The Pittsburgh Pirates go into an off day having been swept by the New York Mets just after sweeping the Cincinnati Reds.
Things don’t look to get any easier having to now visit the New York Yankees for three games beginning on Tuesday.
Sunday’s finale went about as expected with the Pirates offense having to face off against Jacob deGrom. The Pirates were having issues getting bat to ball striking out 13 times against deGrom in five innings.
The bright spot was when Oneil Cruz connected on a 2-2 slider just below the zone and hit it 391 FT to right center 111 MPH off the bat. It was a three run shot that accounted for all of the Pirates offense on the day with Zack Collins and Jason Delay having both singled ahead of Cruz.
The three run HR had tied the game at the time with starter Johan Oviedo already exited after four innings giving up three earned runs of his own. Coming off a five inning shutout of the Reds, Oviedo found it difficult to navigate the Mets offense. 71 of his 84 pitches were either a 4-seam fastball or slider. He’s going to need to either work on his fastball or move to another iteration as he’s not finding much success other than throwing it very hard.
Of the 38 fastballs that Oviedo threw, he generated only 15 swings with three whiffs and then seven called strikes. Six of the swings involved balls put in play with an average exit velocity of 92.8 MPH. All of these numbers aren’t going to lead to much success for a pitcher that leans heavily on his 4-seam fastball.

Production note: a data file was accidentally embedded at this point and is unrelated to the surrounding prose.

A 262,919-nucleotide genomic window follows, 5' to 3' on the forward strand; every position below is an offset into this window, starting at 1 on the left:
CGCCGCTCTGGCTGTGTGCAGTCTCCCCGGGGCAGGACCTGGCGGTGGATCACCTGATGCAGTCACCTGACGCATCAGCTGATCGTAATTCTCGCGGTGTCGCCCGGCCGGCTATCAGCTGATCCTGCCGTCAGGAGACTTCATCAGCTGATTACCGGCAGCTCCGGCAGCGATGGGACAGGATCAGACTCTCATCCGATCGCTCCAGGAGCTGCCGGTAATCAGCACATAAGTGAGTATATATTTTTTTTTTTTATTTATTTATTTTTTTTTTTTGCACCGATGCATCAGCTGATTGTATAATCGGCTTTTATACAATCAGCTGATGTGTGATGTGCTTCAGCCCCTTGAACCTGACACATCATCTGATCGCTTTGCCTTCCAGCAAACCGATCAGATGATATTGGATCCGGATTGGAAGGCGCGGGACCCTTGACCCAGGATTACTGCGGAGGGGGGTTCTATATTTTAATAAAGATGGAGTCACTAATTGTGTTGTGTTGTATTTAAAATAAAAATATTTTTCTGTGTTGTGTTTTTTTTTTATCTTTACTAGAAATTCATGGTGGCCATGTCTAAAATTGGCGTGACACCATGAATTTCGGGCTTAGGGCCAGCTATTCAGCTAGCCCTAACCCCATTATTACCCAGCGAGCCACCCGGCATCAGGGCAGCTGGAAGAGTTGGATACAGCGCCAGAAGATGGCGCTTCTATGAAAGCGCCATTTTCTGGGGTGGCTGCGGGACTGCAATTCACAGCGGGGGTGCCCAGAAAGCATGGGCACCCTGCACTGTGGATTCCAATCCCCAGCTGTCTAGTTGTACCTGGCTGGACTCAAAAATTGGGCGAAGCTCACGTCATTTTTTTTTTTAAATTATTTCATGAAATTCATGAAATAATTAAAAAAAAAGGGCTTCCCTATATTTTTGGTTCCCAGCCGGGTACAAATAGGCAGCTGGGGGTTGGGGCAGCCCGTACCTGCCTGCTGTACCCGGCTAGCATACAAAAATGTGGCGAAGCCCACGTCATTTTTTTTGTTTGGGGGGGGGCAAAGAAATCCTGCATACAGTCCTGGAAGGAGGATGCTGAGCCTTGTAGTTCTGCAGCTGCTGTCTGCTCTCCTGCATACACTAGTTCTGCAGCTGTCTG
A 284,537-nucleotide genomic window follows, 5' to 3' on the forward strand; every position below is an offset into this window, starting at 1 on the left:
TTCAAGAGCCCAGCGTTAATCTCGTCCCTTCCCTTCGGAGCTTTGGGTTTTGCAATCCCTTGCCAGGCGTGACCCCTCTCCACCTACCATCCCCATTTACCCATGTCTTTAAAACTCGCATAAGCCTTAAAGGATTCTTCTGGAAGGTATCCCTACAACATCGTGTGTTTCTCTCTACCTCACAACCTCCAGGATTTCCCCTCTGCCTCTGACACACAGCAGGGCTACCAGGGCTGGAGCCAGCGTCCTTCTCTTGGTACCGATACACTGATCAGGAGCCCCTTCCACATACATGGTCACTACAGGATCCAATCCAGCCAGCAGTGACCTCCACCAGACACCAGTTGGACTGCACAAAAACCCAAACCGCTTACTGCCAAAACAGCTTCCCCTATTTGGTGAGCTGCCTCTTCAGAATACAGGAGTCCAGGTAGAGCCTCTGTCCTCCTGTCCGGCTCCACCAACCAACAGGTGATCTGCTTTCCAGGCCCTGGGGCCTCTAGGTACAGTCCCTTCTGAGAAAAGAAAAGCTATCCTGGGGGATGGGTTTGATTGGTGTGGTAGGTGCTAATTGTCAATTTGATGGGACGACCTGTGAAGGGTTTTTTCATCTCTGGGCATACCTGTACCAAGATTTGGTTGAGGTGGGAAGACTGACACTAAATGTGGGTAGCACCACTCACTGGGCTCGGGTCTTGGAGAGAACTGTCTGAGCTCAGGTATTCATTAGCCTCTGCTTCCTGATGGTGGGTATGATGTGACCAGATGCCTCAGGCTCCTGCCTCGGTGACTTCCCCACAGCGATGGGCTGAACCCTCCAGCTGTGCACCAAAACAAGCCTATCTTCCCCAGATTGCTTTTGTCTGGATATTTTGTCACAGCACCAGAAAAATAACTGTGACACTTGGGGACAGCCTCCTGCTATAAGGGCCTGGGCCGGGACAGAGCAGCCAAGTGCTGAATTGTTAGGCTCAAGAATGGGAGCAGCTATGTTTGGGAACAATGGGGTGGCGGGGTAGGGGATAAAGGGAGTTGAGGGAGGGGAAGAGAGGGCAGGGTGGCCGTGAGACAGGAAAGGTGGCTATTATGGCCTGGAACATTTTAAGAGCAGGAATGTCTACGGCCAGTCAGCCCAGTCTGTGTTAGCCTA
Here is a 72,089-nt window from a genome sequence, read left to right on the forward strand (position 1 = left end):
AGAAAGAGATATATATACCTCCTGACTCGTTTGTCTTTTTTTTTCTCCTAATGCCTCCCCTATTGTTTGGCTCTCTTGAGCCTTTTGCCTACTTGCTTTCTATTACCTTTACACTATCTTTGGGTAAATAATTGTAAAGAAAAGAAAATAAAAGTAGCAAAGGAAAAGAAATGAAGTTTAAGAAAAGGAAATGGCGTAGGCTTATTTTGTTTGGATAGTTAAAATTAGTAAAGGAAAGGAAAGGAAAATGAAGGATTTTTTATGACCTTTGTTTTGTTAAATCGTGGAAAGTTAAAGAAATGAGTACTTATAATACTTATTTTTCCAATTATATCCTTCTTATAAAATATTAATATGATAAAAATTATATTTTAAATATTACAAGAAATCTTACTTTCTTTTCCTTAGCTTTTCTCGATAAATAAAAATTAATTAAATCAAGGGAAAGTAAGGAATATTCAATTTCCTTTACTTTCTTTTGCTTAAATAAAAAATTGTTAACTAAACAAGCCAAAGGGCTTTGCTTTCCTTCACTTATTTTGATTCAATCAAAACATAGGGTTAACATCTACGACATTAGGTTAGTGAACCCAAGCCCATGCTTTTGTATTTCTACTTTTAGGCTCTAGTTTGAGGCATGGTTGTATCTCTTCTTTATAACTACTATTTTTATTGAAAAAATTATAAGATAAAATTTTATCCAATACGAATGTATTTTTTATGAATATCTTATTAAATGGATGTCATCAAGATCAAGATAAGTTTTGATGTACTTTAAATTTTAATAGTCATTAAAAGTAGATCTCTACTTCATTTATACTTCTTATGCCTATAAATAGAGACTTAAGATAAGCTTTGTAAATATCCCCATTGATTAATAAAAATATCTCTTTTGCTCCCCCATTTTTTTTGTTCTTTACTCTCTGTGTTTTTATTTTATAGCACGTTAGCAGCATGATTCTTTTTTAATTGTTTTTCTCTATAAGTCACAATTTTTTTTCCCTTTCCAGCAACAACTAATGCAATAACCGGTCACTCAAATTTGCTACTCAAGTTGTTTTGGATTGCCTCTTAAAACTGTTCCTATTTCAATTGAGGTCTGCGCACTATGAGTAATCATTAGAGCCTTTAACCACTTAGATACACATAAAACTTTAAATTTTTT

Oviedo’s slider on the other hand has shown some promise. He threw a total of 33 sliders that generated 21 swings with eight whiffs and five called strikes. There were five balls put in play with an average exit velocity of 85.4 MPH, which is roughly three MPH lower than league average EV.
The final line for Oviedo on the night was four innings with five hits, four walks, and three earned runs to go with six strike outs. Oviedo did also hit Pete Alonso in the first inning, which Alonso did not like very much leading to the benches being cleared. Nothing came of it as I imagine Jeff McNeil was telling Alonso on his way to 1B that he should keep walking unless he wanted to become Oviedo’s Robin Ventura to Nolan Ryan.
The rest of the game involved the usual suspects out of the bullpen. Wil Crowe kicked off the fifth inning and completed two innings on just 20 pitches. He’s now up to 73.2 IP on the season. Crowe was also the only pitcher to not give up any runs on the evening.
Robert Stephenson pitched the seventh and kept the game a 3-3 tie at the time. Stephenson came back out for the eighth when it would take three relievers (Stephenson included) to finish off the inning. After giving up a leadoff single Stephenson was replaced by Manny Banuelos.
Pinch runner Terrance Gore stole 2B and moved to third on a Delay throwing error, and then scored the go ahead run on Banuelos from a RBI single. Manny struck out Francisco Lindor and then walked the next batter, ending his evening for Duane Underwood Jr. to come in. Underwood walked the bases loaded and then gave up a two-run single moving the score to 6-3. Cruz’s 12th error and a RBI ground out later it was 7-3 which would be the final score.
Stephenson was charged with an earned run. Banuelos charged with two earned runs and Underwood with an unearned run.
Surprisingly six of the seven runs the Mets scored were earned even with the Pirates defense committing four errors on the evening. This was to go along with striking out a grand total of 20 times.
It’s probably a good time for a day off.